From there, did you end up in Ithaca or upstate?

Zobo Funn Band was happening and I was also in another “psychedelic” band at the time. I was also playing with these guys were much older than me in a pop band, where I was the lead singer. I kind of freaked out around fifteen and a half or so; I loved playing, but hated the social aspect of it. I couldn’t handle the people looking at me all the time, or needing to interact with people in a social way.  It was amplified by my introduction to every drug known to middle-class America.

This was not the way I wanted to deal with music and nothing was musically interesting to me. It’s not so much I didn’t like it, as I couldn’t interact with people in any kind of normal way. It scared the shit out of me, and yet here I was playing with these guys ten years older than me and into way heavier drugs than I wanted to be. I bailed out; I decided—you’re fifteen and a half, you better get your shit together [Laughs].

My home life was not really great during my teenage years for a variety of reasons. I loved my mother and love my dad, but there were some very difficult things that were hard to deal with as a kid. At around fifteen and a half I kept playing, but stopped playing in public or gigs. By the time I was sixteen, I only played with friends, jammed once in a while, played for myself, and was constantly looking for music I thought was interesting. I started to discover a little more of the jazz side of things. I decided to take another path and get my head together.

Backing up for a minute, when you were studying the guitar were you studying improvisation, or was it just learning tunes?

I knew something about theory and harmony. Not huge amounts, but enough to know what was what. My next big wow moment, was hearing things that electrified me from a sonic and a musical perspective.

In the jam bands, were you basically just doing the one chord jam thing?

Yeah, pretty much just using that as an excuse to explore. I put a lot into thinking into how enjoyable improv was from a piano perspective, way early on, because I started studying piano at six or seven. I found the materials I studied boring. My mom was a pretty good player so I had to have ways to trick her into thinking that I was actually practicing lessons. I found a way to practice the etudes that I had, and then figured out how to work that into an improvisation that was smooth enough that she didn’t realize I was off the book and was just having fun exploring.

I was developing this discipline to do something, but as soon as I saw I could do it—not that I was great at it—I immediately became bored. That set a pattern in my study—except for with Frank Basil who was very strict about making sure that my lessons were adhered to. He was one of the teachers who commanded my respect. He called me on my bullshit.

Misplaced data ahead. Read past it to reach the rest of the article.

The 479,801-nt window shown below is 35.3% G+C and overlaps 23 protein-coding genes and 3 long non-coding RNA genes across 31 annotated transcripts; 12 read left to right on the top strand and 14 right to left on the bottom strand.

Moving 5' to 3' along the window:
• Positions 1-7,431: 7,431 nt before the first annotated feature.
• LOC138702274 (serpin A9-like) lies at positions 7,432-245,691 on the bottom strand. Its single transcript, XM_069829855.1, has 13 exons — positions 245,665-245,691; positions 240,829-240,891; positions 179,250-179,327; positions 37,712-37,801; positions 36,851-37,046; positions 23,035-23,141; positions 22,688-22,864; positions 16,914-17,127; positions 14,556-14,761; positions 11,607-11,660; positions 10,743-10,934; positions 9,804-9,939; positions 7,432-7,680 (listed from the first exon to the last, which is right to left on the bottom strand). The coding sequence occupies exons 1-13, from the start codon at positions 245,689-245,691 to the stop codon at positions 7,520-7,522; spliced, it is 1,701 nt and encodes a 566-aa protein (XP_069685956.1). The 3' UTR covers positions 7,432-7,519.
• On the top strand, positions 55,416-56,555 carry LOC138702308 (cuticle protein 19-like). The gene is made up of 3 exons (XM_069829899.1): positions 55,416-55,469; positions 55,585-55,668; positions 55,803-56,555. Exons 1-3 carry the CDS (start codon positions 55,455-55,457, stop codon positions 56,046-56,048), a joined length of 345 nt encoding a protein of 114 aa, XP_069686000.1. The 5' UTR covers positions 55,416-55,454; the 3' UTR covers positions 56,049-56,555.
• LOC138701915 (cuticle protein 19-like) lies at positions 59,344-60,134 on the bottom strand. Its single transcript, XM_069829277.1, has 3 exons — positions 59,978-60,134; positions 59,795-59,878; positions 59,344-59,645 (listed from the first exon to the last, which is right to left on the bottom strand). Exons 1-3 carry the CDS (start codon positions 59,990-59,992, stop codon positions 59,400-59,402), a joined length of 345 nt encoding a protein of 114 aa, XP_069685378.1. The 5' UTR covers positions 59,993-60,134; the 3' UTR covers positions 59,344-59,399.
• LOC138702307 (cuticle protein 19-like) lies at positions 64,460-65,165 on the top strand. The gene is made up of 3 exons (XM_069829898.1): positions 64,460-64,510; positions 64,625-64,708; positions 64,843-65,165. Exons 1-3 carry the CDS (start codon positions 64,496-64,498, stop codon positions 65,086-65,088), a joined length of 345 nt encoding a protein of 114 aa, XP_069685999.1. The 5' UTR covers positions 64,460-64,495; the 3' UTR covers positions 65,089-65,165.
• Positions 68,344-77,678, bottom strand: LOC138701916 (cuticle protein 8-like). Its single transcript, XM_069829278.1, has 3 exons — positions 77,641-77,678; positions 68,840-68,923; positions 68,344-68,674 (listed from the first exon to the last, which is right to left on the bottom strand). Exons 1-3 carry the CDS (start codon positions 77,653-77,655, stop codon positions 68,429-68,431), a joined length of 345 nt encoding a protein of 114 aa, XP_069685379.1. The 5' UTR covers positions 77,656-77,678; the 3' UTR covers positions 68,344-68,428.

So now you’re sixteen and you’re retired from music.

I decided to look at other things that interested me. I decided to leave home and came and went a couple of times. I couldn’t stay in school; I went to a couple different high schools, but I’m an avid reader. I was interested in philosophy and philosophy of religion. It didn’t separate me from playing music at all, but that’s what I was pursuing for a couple of years. I didn’t really play in bands too much until I was about nineteen or twenty.

I’ve always had relatively strange and intense health problems, starting very early in my life, like shingles on my head when I was fifteen. I had hepatitis, which is why I moved back into my parent’s house. They were glad to have me back. I finished high school from the sick bed. I got a GED; otherwise I wouldn’t have had a high school diploma, which would have made my parents feel pretty bad.

I spent this period of time studying philosophy of religion and religion in general. I pursued a couple of specific paths for myself that required a lot of discipline, until I was about twenty. When I was at home, my grandmother, who was somewhat mysterious to me, left me a couple of thousand dollars. In 1971 that seemed like a fortune. My dad said, “You’re kind of weird and don’t really seem together. I’m not sure about this drug stuff, but there’s this money that came from my mother and I’d like you to go to college with it. You’re getting a GED, you could probably go somewhere.” I said, “I don’t want to, but I do want to go to the north of India to see these teachers.” He said, “First pick a school,” so we picked Berkelee. He said, “You can take, five hundred bucks out of this two thousand. If you can get to India and back God bless you.” [Laughs].